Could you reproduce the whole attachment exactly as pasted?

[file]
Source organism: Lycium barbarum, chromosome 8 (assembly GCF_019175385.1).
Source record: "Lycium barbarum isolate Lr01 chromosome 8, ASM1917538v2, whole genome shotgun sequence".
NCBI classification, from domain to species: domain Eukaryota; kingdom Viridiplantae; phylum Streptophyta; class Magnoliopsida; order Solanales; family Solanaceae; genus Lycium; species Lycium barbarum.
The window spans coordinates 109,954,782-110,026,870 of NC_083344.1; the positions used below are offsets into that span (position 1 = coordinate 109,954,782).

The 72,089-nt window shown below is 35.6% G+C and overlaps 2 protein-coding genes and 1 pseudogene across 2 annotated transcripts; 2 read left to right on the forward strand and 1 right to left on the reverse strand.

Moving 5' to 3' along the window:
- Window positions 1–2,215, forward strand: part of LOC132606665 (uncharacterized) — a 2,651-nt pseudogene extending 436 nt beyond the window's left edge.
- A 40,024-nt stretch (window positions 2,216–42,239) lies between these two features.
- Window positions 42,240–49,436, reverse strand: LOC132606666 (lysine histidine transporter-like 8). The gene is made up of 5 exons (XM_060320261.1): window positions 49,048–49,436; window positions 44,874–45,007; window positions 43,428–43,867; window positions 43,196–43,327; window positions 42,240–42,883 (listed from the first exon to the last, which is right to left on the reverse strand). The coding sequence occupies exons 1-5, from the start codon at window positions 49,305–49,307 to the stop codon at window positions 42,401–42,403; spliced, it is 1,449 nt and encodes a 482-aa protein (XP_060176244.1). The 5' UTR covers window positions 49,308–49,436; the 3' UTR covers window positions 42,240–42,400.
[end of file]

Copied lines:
Source organism: Lycium barbarum, chromosome 8 (assembly GCF_019175385.1).
Source record: "Lycium barbarum isolate Lr01 chromosome 8, ASM1917538v2, whole genome shotgun sequence".
NCBI classification, from domain to species: domain Eukaryota; kingdom Viridiplantae; phylum Streptophyta; class Magnoliopsida; order Solanales; family Solanaceae; genus Lycium; species Lycium barbarum.
The window spans coordinates 109,954,782-110,026,870 of NC_083344.1; the positions used below are offsets into that span (position 1 = coordinate 109,954,782).

The 72,089-nt window shown below is 35.6% G+C and overlaps 2 protein-coding genes and 1 pseudogene across 2 annotated transcripts; 2 read left to right on the forward strand and 1 right to left on the reverse strand.

Moving 5' to 3' along the window:
- Window positions 1–2,215, forward strand: part of LOC132606665 (uncharacterized) — a 2,651-nt pseudogene extending 436 nt beyond the window's left edge.
- A 40,024-nt stretch (window positions 2,216–42,239) lies between these two features.
- Window positions 42,240–49,436, reverse strand: LOC132606666 (lysine histidine transporter-like 8). The gene is made up of 5 exons (XM_060320261.1): window positions 49,048–49,436; window positions 44,874–45,007; window positions 43,428–43,867; window positions 43,196–43,327; window positions 42,240–42,883 (listed from the first exon to the last, which is right to left on the reverse strand). The coding sequence occupies exons 1-5, from the start codon at window positions 49,305–49,307 to the stop codon at window positions 42,401–42,403; spliced, it is 1,449 nt and encodes a 482-aa protein (XP_060176244.1). The 5' UTR covers window positions 49,308–49,436; the 3' UTR covers window positions 42,240–42,400.